You probably appreciate the MO of the original Range Rover from a thousand articles and mentions across car media. You know; it could plough and crash its way across farmland from dawn until about tea-time, and then serenely cruise its way along the M4, past Heathrow, crest the Hammersmith Flyover and then pull up somewhere behind Harrods at dusk. A final gurgle from the V8 and its charges were safely delivered to Knightsbridge.
In other words, the ideal car for town and country, and because it was so expensive and hard to get hold of throughout the whole of the 1970s – and all-British too – a thing of longing for all Sloane Rangers.
Well, you’d think so, wouldn’t you.
If you care to consult the ‘bible’, however, The Official Sloane Ranger Handbook by Ann Barr and Peter York, you might be in for a shock: “The Range Rover,” declare the writers, “is a bit too millionaire and countryesque for most Sloanes.”
This must surely allude to the fact that Old Money, in order to maintain its status, has never much rushed to fritter cash on showy baubles. The country house costs enough as it is to maintain, repair and heat, so other purchases had to be workmanlike and last a very long time.
In 1970, when the Range Rover took its bow, country-based Sloane parentals might have had an old Land Rover if there was a farm, woodlands or horses involved, and a succession of grubby yet dependable Ford Granada estates for the road. They’d be unlikely to sweep away these faithful old bangers for a shiny new Rangie, especially when the Aga was threatening to give up the ghost at any time.
“But mud is good and a tow hitch (horse-box) too,” added those waggish authors back in 1982. So who knows what they were getting at? Perhaps a Range Rover truly was the dream car but only the nouveaus could actually afford it, and that naturally led to a little disdain.
What’s very easy to forget is how the Range Rover had the market in Britain for a civilised SUV almost entirely to itself for its first 10 years. A Jeep Wagoneer might have been a viable alternative if the steering wheel hadn’t been on the wrong side but no meaningful attempt was made to sell it here. From 1978 there were a small number of Daihatsu Fourtraks and Suzuki LJ80s around but it wasn’t until 1982 that you could have a Mitsubishi Shogun or an Isuzu Trooper that offered the Range Rover’s capabilities for considerably less money. So if it was a Land Rover-type thing that was more comfortable and much less bouncy and rattling, then it was Range Rover or nothing. At £1998 in 1970, assuming you could get on to the waiting list, it was a lot of dough – two quid more even than a Triumph Stag.
The Range Rover of the 1970s and early 80s was a Spartan vehicle. It was Gordonstoun in automotive form with rubber floor mats, vinyl upholstery, and a call for rugby-honed muscles to turn the wheel and wind the windows down. Dogs loved it the back because they could sit up high, and their drool and hair could be hosed off the seats and windows afterwards. With the rear seat folded, your school trunk could be carried with ease and the family Range Rover would power you effortlessly but relentlessly back for the Michaelmas Term.
Rover simply could not turn out Range Rovers fast enough. The world’s most stylish station wagon was in strong demand from overseas markets, and there never seemed to be enough of them to go round. It was also one of the rare bright spots in the British Leyland debacle, but unlike many of the company’s other products the Range Rover seemed to get almost everything right first time. As a consequence, year by year it continued unchanged and so became a pillar of the British motoring establishment that all patriots could be proud of.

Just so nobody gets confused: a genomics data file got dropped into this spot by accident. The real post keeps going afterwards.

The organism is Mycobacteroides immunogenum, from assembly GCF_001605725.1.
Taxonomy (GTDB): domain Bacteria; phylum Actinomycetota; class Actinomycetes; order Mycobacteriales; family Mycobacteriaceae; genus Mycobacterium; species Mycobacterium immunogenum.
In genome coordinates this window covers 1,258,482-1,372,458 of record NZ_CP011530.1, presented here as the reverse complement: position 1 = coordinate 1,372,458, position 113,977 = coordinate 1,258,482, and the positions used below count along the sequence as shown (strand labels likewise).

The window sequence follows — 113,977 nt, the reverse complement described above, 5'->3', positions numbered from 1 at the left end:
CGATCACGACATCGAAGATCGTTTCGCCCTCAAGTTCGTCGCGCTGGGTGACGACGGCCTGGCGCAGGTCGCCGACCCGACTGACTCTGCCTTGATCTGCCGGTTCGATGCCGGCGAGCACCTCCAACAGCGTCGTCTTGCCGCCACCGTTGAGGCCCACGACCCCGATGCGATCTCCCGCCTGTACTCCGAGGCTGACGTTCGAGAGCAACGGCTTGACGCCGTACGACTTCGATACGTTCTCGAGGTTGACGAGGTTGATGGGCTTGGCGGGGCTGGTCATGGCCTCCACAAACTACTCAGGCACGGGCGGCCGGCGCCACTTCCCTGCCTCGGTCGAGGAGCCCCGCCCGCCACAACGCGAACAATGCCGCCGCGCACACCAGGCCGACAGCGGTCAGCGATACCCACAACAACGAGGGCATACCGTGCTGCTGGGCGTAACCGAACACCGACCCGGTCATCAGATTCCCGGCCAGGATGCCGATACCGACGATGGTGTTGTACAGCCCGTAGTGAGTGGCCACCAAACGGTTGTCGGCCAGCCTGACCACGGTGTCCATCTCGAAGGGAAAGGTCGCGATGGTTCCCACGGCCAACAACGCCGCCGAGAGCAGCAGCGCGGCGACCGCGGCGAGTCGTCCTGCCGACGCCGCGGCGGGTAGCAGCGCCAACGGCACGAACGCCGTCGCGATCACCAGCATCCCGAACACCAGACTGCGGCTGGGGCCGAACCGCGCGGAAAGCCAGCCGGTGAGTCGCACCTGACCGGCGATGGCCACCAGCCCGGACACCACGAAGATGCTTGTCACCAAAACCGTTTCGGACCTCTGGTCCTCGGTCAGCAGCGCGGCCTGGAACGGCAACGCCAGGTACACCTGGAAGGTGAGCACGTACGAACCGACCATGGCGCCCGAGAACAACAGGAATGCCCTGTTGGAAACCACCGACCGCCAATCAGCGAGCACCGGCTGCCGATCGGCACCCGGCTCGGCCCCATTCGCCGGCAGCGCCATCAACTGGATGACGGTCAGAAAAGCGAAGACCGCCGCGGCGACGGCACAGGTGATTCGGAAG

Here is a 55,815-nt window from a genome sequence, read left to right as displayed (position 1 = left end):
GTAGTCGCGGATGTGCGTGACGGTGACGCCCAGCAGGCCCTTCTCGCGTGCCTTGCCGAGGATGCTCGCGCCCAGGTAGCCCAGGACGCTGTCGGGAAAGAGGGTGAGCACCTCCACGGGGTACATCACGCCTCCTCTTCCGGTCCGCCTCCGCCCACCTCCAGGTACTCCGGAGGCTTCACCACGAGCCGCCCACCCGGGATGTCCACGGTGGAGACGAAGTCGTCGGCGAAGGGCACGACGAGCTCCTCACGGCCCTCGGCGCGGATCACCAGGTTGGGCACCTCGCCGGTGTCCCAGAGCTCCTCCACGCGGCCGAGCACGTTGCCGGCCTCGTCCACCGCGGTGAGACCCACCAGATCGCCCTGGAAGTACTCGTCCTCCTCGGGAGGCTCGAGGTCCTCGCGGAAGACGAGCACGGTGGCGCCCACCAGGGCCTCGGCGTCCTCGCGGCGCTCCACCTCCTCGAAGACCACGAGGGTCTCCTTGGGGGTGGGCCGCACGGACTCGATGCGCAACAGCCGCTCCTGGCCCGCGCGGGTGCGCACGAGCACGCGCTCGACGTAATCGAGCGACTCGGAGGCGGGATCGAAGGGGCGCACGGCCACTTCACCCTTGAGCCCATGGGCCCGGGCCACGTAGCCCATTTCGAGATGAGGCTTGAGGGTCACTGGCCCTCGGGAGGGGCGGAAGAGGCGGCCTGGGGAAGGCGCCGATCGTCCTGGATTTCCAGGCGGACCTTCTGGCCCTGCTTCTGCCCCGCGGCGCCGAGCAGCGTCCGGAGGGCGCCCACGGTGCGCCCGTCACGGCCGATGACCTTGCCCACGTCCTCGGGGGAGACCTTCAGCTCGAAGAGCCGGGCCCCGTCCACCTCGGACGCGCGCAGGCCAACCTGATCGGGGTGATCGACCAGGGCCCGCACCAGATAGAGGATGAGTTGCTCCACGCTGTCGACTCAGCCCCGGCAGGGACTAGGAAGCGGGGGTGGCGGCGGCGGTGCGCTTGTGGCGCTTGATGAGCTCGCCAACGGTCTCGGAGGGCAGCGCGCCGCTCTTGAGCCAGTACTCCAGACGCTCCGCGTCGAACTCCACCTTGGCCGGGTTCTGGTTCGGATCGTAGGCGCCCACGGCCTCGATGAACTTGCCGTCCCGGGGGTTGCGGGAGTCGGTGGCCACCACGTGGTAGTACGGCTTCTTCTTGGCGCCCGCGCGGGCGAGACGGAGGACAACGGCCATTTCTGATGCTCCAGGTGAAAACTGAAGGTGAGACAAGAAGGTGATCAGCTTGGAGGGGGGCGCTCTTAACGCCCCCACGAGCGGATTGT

Things got a bit more cushy in the early 1980s. By then, belatedly, there was a four-door option, along with power steering and even an automatic gearbox. And then the Sloane peepers could be made to widen enviously with editions aimed at him, created with Daks on Piccadilly, and her, thanks to a tie-up with Vogue magazine.
The new-decade Range Rover lifestyle, with its air-conditioning, leather upholstery, massive carphones and alloy wheels arrived at precisely the right moment for the 1980s boom in the City of London. That greed-is-good explosion saw bonus-boosted ripples out through Belgravia, Kensington and Fulham, and even over the river to Battersea and Wandsworth.
Range Rovers proliferated like never before, their subtle rural nuances quickly forgotten. The car’s new era as a high-riding, high-rolling kerb-vanquisher had arrived. This original Chelsea Tractor became a gleaming, everyday fixture around town, a worn-out Barbour jacket no longer de rigeur draped over the passenger’s seat.
Probably the best-loved part of it was not its epic four-wheel drive manoeuvrability any longer but its two-piece tailgate, the lower, drop-down section of which now became the picnic table of choice at social events like polo matches and race meetings.
If, as I suspect, all Sloanes secretly desired the original Range Rover, an awful lot of them would have been diverted by the Land Rover Discovery of 1989. It was loads cheaper, did all the same things, had a Conran interior, and overall was a lot less precious. And after that, of course, the SUV market exploded and the Range Rover lost its exalted position as a unique top people’s car. Any number of subsequent vehicles will have suited Sloane Ranger offspring very well without any sort of stigma bothering them. We live, after all, in an era when even Hunter wellies are now made in China. What is the world coming to?